Forty-seven percent of the American people, according to a 1991 Gallup poll, believe that God made manas man is nowin a single act of creation, and within the last ten thousand years. Ronald L. Numbers chronicles the astonishing resurgence of this belief since the 1960s, as well as the creationist movement's tangled roots in the theologies of late nineteenth- and early twentieth-century Baptists, Presbyterians, Lutherans, Adventists, and other religious groups.
Even more remarkable than Numbers's story of today's widespread rejection of the theory of evolution is the dramatic shift from acceptance of the earth's antiquity to the insistence of present-day scientific creationists that most fossils date back to Noah's flood and its aftermath, and that the earth itself is not more than ten thousand years old. Numbers traces the evolution of scientific creationism and shows how the creationist movement challenges the very meaning of science.
|Publisher:||University of California Press|
|Product dimensions:||6.13(w) x 9.25(h) x 1.25(d)|
About the Author
Ronald L. Numbers is William Coleman Professor of the History of Science and Medicine at the University of Wisconsin, Madison.
Most Helpful Customer Reviews
This is a well-researched, well-written and reasonably unbiased survey of the personalities and power behind the creationist movement of the latter 20th Century. Numbers provides an excellent resource that helps us understand the motivations of what is, in the end, a POLITICAL movement (not a scientific movement - there is no science to creation 'science'). It's amazing that I see reviews of this book that talk of how it concentrates too much on personalities and politics, but that and religious motivation (particularly American christian fundamentalism) are what creationism is all about. This book is an outstanding resource for anyone interested in the subject of creationism and the creationist players in the war against science and reason. Highly recommended!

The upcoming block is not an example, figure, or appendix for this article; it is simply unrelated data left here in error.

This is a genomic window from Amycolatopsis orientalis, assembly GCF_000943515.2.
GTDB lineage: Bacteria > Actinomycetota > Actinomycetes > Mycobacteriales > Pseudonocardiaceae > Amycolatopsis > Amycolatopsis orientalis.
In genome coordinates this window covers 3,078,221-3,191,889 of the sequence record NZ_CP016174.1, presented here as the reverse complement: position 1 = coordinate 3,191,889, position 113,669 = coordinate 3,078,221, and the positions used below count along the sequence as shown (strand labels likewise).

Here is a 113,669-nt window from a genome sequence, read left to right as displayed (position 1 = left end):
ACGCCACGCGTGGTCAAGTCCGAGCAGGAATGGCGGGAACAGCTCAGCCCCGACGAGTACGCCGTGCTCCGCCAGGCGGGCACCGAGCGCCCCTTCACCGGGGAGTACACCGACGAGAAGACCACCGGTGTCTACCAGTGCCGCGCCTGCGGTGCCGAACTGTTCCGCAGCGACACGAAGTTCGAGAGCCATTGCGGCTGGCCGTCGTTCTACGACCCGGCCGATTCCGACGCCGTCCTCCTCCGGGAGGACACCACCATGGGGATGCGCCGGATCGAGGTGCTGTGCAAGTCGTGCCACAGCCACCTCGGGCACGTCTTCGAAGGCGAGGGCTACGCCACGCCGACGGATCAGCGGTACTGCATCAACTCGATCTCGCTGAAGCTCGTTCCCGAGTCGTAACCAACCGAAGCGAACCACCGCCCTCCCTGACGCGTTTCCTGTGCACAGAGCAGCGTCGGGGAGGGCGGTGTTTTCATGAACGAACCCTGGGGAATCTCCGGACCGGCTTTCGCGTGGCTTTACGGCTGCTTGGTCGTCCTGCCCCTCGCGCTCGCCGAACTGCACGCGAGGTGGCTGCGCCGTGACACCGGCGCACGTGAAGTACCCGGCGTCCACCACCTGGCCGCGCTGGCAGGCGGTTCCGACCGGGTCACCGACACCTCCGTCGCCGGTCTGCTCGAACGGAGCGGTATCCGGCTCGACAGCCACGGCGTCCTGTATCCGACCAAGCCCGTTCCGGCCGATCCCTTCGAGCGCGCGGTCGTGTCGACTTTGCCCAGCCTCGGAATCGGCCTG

Although the author apparently tries to be objective, he nevertheless presents a distorted picture of creationism. He spends too much time on personalities and politics, and largely ignores the scholarly side of creationism. He creates the impression that Steven Austin is the only creationist who is a geologist. This is patently incorrect. There are many others, though most of them are not as well known as Austin. Numbers also lets his prejudices show when he claims that Austin exemplifies the ability to hold on to creationist beliefs, all in spite of scientific training, and solely because of personal Biblical convictions. Actually, Austin and other creationist scientists also recognize that the empirical evidence supports recent special creation over evolution and the old earth.